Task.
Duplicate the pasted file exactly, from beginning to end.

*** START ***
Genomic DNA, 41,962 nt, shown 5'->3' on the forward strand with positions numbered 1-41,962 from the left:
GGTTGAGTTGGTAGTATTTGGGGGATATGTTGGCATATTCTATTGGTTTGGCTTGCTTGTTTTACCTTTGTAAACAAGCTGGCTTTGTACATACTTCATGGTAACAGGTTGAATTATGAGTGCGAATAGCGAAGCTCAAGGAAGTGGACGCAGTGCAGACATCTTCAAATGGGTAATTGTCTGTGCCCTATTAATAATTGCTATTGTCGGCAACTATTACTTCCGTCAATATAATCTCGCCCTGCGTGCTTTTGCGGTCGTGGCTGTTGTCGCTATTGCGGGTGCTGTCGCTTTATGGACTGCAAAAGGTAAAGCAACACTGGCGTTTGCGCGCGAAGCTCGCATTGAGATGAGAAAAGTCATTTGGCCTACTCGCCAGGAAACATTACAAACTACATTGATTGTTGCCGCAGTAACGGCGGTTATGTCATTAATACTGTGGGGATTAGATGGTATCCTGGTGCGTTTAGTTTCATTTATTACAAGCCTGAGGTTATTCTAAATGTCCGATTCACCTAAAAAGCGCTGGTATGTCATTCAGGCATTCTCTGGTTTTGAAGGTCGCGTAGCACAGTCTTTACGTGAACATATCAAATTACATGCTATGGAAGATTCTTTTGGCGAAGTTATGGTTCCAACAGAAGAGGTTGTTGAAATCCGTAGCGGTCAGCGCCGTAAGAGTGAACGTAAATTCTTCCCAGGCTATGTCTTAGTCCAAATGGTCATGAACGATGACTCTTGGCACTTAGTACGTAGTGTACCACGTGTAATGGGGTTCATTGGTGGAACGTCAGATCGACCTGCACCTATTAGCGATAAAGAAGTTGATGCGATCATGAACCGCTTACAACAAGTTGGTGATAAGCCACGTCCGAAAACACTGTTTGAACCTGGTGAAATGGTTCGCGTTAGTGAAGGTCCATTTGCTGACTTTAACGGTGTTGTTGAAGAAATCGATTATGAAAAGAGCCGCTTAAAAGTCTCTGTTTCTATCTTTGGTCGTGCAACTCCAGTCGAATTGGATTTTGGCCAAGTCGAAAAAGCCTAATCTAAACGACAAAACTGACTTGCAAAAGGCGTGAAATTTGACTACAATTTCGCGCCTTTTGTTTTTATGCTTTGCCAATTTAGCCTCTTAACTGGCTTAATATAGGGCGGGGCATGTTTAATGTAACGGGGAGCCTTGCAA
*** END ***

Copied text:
Genomic DNA, 41,962 nt, shown 5'->3' on the forward strand with positions numbered 1-41,962 from the left:
GGTTGAGTTGGTAGTATTTGGGGGATATGTTGGCATATTCTATTGGTTTGGCTTGCTTGTTTTACCTTTGTAAACAAGCTGGCTTTGTACATACTTCATGGTAACAGGTTGAATTATGAGTGCGAATAGCGAAGCTCAAGGAAGTGGACGCAGTGCAGACATCTTCAAATGGGTAATTGTCTGTGCCCTATTAATAATTGCTATTGTCGGCAACTATTACTTCCGTCAATATAATCTCGCCCTGCGTGCTTTTGCGGTCGTGGCTGTTGTCGCTATTGCGGGTGCTGTCGCTTTATGGACTGCAAAAGGTAAAGCAACACTGGCGTTTGCGCGCGAAGCTCGCATTGAGATGAGAAAAGTCATTTGGCCTACTCGCCAGGAAACATTACAAACTACATTGATTGTTGCCGCAGTAACGGCGGTTATGTCATTAATACTGTGGGGATTAGATGGTATCCTGGTGCGTTTAGTTTCATTTATTACAAGCCTGAGGTTATTCTAAATGTCCGATTCACCTAAAAAGCGCTGGTATGTCATTCAGGCATTCTCTGGTTTTGAAGGTCGCGTAGCACAGTCTTTACGTGAACATATCAAATTACATGCTATGGAAGATTCTTTTGGCGAAGTTATGGTTCCAACAGAAGAGGTTGTTGAAATCCGTAGCGGTCAGCGCCGTAAGAGTGAACGTAAATTCTTCCCAGGCTATGTCTTAGTCCAAATGGTCATGAACGATGACTCTTGGCACTTAGTACGTAGTGTACCACGTGTAATGGGGTTCATTGGTGGAACGTCAGATCGACCTGCACCTATTAGCGATAAAGAAGTTGATGCGATCATGAACCGCTTACAACAAGTTGGTGATAAGCCACGTCCGAAAACACTGTTTGAACCTGGTGAAATGGTTCGCGTTAGTGAAGGTCCATTTGCTGACTTTAACGGTGTTGTTGAAGAAATCGATTATGAAAAGAGCCGCTTAAAAGTCTCTGTTTCTATCTTTGGTCGTGCAACTCCAGTCGAATTGGATTTTGGCCAAGTCGAAAAAGCCTAATCTAAACGACAAAACTGACTTGCAAAAGGCGTGAAATTTGACTACAATTTCGCGCCTTTTGTTTTTATGCTTTGCCAATTTAGCCTCTTAACTGGCTTAATATAGGGCGGGGCATGTTTAATGTAACGGGGAGCCTTGCAA